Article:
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Mol Phylogenet Evol. 2002 Nov;25(2):341-60.

Radiation in the Cape flora and the phylogeny of peacock irises Moraea (Iridaceae) based on four plastid DNA regions.

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Missouri Botanical Garden, PO Box 299, St Louis, Missouri 63166, USA.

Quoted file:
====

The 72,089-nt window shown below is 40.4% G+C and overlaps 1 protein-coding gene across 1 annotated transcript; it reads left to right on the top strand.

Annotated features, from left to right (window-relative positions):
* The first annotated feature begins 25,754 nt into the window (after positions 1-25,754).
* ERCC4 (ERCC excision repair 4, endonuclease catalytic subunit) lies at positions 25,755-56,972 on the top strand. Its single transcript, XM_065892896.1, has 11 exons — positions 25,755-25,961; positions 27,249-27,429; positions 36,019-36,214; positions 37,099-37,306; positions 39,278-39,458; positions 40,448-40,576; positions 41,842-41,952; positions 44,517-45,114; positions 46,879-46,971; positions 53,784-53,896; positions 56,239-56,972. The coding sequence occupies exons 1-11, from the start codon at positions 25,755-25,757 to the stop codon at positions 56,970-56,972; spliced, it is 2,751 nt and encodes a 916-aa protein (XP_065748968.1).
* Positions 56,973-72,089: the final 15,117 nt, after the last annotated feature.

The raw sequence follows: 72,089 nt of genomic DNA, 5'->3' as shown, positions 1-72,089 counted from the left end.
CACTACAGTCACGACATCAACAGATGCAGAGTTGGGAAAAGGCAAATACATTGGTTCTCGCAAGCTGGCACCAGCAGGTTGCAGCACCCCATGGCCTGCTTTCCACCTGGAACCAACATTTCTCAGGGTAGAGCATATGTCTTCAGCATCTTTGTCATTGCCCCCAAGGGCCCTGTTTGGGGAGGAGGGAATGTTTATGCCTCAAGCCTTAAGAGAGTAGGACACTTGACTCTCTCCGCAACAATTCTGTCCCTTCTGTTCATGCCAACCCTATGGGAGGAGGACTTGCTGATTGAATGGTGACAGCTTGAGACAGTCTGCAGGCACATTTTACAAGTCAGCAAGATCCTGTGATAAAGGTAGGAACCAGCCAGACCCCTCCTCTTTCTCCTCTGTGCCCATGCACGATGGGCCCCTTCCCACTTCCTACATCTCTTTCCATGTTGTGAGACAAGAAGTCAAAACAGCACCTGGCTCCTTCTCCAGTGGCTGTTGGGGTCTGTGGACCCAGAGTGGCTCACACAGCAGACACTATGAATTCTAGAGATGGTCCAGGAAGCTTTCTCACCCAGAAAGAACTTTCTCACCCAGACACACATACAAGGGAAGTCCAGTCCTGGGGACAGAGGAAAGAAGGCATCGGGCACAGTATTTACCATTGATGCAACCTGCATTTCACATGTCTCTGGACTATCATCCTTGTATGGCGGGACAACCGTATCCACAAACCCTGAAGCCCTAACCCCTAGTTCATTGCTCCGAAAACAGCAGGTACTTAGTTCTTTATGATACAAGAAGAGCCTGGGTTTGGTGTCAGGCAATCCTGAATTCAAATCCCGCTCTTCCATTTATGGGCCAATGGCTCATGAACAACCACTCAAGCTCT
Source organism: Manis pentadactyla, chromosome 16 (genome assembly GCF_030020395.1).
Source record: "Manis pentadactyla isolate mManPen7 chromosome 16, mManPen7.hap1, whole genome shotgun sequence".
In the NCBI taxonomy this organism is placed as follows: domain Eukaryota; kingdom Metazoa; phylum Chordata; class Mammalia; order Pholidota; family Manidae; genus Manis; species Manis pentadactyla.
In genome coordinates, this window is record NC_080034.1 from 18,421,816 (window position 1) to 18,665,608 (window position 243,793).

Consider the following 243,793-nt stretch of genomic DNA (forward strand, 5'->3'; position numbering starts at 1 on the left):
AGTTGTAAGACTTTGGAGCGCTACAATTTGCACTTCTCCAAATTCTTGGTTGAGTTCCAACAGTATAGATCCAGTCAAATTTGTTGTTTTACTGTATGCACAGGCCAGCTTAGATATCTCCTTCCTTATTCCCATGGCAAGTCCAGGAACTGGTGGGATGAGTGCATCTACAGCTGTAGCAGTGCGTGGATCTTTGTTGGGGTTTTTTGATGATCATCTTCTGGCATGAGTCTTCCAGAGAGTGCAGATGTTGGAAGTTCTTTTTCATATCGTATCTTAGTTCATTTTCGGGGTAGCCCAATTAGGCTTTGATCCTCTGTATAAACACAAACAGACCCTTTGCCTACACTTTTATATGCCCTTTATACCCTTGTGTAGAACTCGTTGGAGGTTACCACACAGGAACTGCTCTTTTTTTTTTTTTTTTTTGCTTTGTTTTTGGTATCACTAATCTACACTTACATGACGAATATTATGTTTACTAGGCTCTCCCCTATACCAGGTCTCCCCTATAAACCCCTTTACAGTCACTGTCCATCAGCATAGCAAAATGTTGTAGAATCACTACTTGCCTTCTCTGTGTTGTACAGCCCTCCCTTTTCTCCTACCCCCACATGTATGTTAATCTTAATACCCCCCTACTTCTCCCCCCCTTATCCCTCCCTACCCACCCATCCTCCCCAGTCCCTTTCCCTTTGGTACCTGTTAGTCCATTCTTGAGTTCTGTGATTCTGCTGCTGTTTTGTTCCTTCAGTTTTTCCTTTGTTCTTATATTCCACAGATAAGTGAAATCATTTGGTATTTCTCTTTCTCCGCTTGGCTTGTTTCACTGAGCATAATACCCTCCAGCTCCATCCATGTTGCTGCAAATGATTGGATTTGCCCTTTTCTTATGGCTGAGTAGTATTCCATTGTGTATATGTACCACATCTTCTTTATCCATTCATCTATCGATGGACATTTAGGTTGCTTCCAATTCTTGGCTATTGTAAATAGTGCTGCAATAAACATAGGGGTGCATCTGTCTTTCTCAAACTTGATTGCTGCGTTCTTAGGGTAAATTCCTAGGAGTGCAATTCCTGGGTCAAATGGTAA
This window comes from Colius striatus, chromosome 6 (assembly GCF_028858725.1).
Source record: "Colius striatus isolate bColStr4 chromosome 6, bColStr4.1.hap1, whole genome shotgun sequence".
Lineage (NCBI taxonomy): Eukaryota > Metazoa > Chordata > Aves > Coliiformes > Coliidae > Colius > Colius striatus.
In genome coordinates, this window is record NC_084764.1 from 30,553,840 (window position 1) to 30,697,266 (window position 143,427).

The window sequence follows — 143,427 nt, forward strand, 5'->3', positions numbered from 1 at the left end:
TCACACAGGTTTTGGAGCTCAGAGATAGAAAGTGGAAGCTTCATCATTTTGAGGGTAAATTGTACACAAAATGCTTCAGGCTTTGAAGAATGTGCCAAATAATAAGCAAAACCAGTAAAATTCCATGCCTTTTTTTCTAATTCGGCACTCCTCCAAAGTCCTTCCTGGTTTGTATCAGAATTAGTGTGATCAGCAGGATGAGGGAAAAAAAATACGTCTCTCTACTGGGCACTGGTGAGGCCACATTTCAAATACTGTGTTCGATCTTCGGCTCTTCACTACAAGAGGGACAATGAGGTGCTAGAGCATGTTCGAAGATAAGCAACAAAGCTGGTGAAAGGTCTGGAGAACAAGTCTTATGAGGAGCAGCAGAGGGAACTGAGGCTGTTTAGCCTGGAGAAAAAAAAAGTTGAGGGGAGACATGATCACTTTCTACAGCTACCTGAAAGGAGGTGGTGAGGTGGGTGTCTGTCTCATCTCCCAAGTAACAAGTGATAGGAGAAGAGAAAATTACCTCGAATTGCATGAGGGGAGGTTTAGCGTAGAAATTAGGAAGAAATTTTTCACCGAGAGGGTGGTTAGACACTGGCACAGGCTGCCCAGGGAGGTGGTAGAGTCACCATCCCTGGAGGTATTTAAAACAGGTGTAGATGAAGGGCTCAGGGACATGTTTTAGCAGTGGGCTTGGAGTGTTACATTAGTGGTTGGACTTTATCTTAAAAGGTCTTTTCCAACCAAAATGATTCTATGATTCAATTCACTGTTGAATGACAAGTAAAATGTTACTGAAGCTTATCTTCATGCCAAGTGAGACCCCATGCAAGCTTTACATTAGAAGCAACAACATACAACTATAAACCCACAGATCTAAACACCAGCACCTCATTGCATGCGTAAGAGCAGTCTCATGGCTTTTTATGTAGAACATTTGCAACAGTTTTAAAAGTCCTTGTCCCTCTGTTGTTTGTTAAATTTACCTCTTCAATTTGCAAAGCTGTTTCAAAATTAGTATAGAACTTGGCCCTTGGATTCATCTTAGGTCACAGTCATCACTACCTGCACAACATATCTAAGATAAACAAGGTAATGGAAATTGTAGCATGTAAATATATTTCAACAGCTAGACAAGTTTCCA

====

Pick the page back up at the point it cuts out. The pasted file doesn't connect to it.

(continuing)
Phylogenetic analyses of four plastid DNA regions, the rbcL exon, trnL intron, trnL-trnF intergenic spacer, and rps16 intron from each of 73 species in the African genus Moraea (Iridaceae: Irideae) including accessions of all major species clusters in the genus, show Moraea to be paraphyletic when Barnardiella, Galaxia, Hexaglottis, Homeria (all southern African), and Gynandriris (Eurasian as well) were recognized as separate genera. There are several small, isolated species clusters at the basal nodes of the tree that are all restricted to the winter-rainfall zone of southern Africa (the Greater Cape floral kingdom) and a few, highly derived, large species groups that have radiated extensively within the winter-rainfall zone. Mapping of floral traits shows that an Iris-type flower is ancestral in Moraea. Floral changes are associated with shifts in pollination systems, either from passive pollen deposition on long-tongued bees foraging for nectar to active pollen collection by female bees foraging for pollen, fly, or hopliine scarab beetle pollination. Dating the nodes of the phylogenetic tree using non-parametric rate smoothing with a calibration point derived from broad dating of the angiosperms indicates that the divergence between Moraea and its sister genus Ferraria occurred about 25 mya in the early Miocene. The early radiation of Moraea took place against a background of aridification and the spread of open habitats, such as desert, shrubland, and fynbos.

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